A season nine episode of Seinfeld entitled “The Strike” introduced the world to Festivus, a zany holiday in which folks can air a years’ worth of grievances and wrestle family members under the watchful eye of a bare aluminum poll. Since “The Strike” aired in 1997, Seinfeld fans around the world have celebrated the alternative holiday invented – at least in the world of the show – by Jerry Stiller’s (Seinfeld, The King of Queens) Frank Costanza. However, the actor’s passing earlier this year marks the first Festivus fans have celebrated without its on-screen inventor, and paying tribute to the late actor has been the tenure of this year’s social media celebration of the holiday.
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While Mr. Costanza may have invented Festivus on-screen, the origins of the holiday pre-date the iconic 90’s NBC sitcom. The first Festivus was celebrated in 1966, an invention of Seinfeld writer Dan O’Keefe’s (Seinfeld, The Drew Carey Show) father, via Time. When the writer’s room discovered O’Keefe’s unique family tradition, they mined all of the holiday’s glory to create a beloved holiday episode of television.
The New York Times ran an article in 2016 that detailed the ways in which Seinfeld fans celebrate the holiday, from big parties to epic feats of strength. However, as with most 2020 holidays, in-person celebrations of the holiday have been put on hold this year.
Seinfeld fans have still gathered on social media to celebrate the holiday, as they do every Festivus. Time explains that “every year on December 23rd, the internet is taken over with odes to Festivus.” This year’s celebration is a bit bittersweet, as the actor responsible for giving Festivus an on-screen life has passed away.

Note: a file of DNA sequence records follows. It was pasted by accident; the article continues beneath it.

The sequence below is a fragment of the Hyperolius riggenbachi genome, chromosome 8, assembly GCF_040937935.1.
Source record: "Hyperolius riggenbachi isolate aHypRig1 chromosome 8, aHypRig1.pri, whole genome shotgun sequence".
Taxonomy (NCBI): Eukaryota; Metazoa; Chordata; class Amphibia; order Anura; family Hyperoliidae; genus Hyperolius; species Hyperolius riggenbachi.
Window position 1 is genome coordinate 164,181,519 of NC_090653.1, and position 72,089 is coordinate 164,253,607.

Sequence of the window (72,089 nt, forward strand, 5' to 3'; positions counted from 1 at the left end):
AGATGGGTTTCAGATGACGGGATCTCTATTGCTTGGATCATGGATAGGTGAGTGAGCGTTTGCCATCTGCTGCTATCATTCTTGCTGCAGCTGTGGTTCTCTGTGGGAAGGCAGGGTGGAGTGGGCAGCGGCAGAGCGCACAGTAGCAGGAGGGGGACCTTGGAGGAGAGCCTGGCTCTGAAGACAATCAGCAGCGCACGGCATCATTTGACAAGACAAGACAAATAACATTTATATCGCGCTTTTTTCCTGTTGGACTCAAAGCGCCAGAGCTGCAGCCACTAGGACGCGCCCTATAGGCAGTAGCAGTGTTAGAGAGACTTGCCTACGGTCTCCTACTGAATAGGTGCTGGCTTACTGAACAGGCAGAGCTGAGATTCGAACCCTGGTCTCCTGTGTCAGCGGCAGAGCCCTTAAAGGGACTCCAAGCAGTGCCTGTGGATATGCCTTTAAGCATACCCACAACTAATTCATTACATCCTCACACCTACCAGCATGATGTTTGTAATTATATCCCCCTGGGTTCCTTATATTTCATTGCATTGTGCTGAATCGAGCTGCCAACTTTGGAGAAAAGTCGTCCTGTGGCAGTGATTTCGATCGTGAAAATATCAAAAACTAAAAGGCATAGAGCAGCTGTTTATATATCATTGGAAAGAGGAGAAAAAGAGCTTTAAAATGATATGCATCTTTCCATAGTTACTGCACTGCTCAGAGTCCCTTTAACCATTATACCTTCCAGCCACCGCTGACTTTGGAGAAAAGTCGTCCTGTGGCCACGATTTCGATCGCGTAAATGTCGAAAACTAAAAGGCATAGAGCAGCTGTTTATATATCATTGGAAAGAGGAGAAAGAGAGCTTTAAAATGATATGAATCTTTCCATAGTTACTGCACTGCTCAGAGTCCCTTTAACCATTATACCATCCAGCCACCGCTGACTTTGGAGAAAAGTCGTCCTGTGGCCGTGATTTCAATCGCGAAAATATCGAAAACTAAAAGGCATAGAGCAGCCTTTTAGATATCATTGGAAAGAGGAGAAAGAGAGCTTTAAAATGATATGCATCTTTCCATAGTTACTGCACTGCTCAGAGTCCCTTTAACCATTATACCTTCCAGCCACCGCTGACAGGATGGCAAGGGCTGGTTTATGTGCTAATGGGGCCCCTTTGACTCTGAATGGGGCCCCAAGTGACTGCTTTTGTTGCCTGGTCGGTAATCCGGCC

— FestivusWeb.com (@FestivusWeb) December 17, 2020
Many fans online have paid tribute to Stiller in their Festivus-related social media posts. A Festivus fanpage posted art of Stiller’s Frank Costanza, commenting that: “this will be the first Festivus with [Stiller] watching from above” (Twitter). Posts such as this have been common among fans today, who have taken time out of their celebratory post to acknowledge Stiller’s legacy as the on-screen “Father of Festivus”, via Twitter. IMDB, who featured Stiller in their recent In Memoriam 2020 video, tweeted out a gif of Frank Costanza to ask fans how they were celebrating Festivus this year.
Happy Festivus, my friends. I wish you health, success and happiness. But…I got a lotta problems with you people. 💝 pic.twitter.com/zgShg1y75V
— jason alexander (@IJasonAlexander) December 23, 2020
Seinfeld actors Jerry Seinfeld (Seinfeld, Comedians in Cars Getting Coffee) and Jason Alexander (Seinfeld, Pretty Woman) also tweeted out in celebration of the holiday, though Seinfeld suggested fans skip the airing of grievances on this particular year, via Twitter. “I know I can say on behalf of all who worked with [Stiller] over his long career that we adored him,” Alexander, who played Frank’s son George Costanza on Seinfeld, wrote of the actor after his passing in May, via The New York Times. In The New York Times op-ed, Alexander mentions Festivus as one of the many moments on Seinfeld that Stiller will always be “remembered for and equated with”.